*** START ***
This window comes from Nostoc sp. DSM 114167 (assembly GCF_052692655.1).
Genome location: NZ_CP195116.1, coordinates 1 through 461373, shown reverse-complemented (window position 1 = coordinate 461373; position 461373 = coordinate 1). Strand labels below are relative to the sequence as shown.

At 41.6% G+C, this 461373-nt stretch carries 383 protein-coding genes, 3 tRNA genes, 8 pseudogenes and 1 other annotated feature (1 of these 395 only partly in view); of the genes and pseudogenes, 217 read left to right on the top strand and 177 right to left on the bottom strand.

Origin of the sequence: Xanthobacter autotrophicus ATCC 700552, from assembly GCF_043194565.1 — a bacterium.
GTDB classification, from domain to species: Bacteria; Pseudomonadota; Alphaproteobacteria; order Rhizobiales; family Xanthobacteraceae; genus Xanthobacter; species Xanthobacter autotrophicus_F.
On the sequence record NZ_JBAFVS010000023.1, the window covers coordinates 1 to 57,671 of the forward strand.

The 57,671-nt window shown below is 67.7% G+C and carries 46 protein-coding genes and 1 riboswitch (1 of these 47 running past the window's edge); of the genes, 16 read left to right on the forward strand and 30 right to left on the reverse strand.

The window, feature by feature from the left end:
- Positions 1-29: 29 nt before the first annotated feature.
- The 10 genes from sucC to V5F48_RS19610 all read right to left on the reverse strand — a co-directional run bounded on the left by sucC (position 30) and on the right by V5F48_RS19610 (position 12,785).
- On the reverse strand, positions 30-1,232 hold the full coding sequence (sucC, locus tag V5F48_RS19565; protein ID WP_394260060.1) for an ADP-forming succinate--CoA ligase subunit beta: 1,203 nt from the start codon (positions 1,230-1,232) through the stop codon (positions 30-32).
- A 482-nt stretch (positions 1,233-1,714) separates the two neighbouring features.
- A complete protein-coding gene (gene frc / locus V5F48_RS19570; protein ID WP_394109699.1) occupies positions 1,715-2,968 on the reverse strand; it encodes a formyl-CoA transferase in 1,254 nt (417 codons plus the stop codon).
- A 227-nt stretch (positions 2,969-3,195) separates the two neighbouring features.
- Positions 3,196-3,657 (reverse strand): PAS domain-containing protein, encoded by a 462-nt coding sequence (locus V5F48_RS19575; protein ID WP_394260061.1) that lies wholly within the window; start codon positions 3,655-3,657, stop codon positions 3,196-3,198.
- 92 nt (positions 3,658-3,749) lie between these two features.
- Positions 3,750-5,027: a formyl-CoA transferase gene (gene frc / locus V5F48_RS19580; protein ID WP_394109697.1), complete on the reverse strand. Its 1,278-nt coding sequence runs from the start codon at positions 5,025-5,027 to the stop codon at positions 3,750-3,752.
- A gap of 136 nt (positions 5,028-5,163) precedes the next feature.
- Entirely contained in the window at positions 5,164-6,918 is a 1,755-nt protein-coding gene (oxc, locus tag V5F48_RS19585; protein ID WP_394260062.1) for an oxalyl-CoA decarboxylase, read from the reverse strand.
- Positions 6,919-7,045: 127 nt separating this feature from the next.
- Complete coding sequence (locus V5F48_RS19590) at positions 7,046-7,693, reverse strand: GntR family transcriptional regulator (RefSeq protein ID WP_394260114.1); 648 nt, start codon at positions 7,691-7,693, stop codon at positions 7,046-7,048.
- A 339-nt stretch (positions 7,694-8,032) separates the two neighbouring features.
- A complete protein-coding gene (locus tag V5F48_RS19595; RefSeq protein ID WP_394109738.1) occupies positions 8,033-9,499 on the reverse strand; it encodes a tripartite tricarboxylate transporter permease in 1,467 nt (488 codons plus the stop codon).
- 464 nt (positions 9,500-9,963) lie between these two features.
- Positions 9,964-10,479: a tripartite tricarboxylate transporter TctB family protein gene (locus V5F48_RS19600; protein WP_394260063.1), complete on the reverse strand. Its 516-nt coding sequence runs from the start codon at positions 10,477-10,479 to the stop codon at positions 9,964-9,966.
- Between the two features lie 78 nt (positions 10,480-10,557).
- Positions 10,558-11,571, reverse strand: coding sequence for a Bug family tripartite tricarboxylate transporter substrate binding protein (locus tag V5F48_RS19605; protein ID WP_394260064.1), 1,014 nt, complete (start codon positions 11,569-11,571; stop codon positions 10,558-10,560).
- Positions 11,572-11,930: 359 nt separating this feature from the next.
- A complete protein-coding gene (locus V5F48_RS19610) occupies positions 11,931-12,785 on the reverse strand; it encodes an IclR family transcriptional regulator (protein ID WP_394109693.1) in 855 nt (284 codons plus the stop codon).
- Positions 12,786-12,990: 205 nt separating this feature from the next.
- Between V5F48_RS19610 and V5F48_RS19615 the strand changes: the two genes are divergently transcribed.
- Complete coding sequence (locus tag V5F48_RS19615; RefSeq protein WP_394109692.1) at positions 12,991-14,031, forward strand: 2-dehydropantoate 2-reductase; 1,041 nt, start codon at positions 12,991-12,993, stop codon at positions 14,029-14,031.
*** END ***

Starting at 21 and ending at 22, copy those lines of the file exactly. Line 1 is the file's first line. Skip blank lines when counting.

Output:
- Complete coding sequence (locus V5F48_RS19590) at positions 7,046-7,693, reverse strand: GntR family transcriptional regulator (RefSeq protein ID WP_394260114.1); 648 nt, start codon at positions 7,691-7,693, stop codon at positions 7,046-7,048.
- A 339-nt stretch (positions 7,694-8,032) separates the two neighbouring features.